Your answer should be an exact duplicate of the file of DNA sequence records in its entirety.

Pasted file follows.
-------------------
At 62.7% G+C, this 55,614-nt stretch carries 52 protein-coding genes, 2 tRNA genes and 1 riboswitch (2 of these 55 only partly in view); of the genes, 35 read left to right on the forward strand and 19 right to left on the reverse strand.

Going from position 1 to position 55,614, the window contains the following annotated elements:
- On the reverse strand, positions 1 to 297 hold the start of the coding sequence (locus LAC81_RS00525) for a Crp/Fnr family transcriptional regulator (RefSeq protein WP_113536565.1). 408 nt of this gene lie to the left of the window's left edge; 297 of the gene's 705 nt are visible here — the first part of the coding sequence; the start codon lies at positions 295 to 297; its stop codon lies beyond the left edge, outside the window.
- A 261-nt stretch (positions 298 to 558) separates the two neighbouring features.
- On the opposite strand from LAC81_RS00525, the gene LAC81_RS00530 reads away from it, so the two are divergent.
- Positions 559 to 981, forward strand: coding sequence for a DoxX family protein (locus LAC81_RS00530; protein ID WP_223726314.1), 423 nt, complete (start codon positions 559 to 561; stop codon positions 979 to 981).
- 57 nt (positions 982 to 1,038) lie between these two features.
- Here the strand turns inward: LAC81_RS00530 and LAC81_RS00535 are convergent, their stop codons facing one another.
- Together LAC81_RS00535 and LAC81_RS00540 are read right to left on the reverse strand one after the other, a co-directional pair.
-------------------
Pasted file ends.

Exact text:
At 62.7% G+C, this 55,614-nt stretch carries 52 protein-coding genes, 2 tRNA genes and 1 riboswitch (2 of these 55 only partly in view); of the genes, 35 read left to right on the forward strand and 19 right to left on the reverse strand.

Going from position 1 to position 55,614, the window contains the following annotated elements:
- On the reverse strand, positions 1 to 297 hold the start of the coding sequence (locus LAC81_RS00525) for a Crp/Fnr family transcriptional regulator (RefSeq protein WP_113536565.1). 408 nt of this gene lie to the left of the window's left edge; 297 of the gene's 705 nt are visible here — the first part of the coding sequence; the start codon lies at positions 295 to 297; its stop codon lies beyond the left edge, outside the window.
- A 261-nt stretch (positions 298 to 558) separates the two neighbouring features.
- On the opposite strand from LAC81_RS00525, the gene LAC81_RS00530 reads away from it, so the two are divergent.
- Positions 559 to 981, forward strand: coding sequence for a DoxX family protein (locus LAC81_RS00530; protein ID WP_223726314.1), 423 nt, complete (start codon positions 559 to 561; stop codon positions 979 to 981).
- 57 nt (positions 982 to 1,038) lie between these two features.
- Here the strand turns inward: LAC81_RS00530 and LAC81_RS00535 are convergent, their stop codons facing one another.
- Together LAC81_RS00535 and LAC81_RS00540 are read right to left on the reverse strand one after the other, a co-directional pair.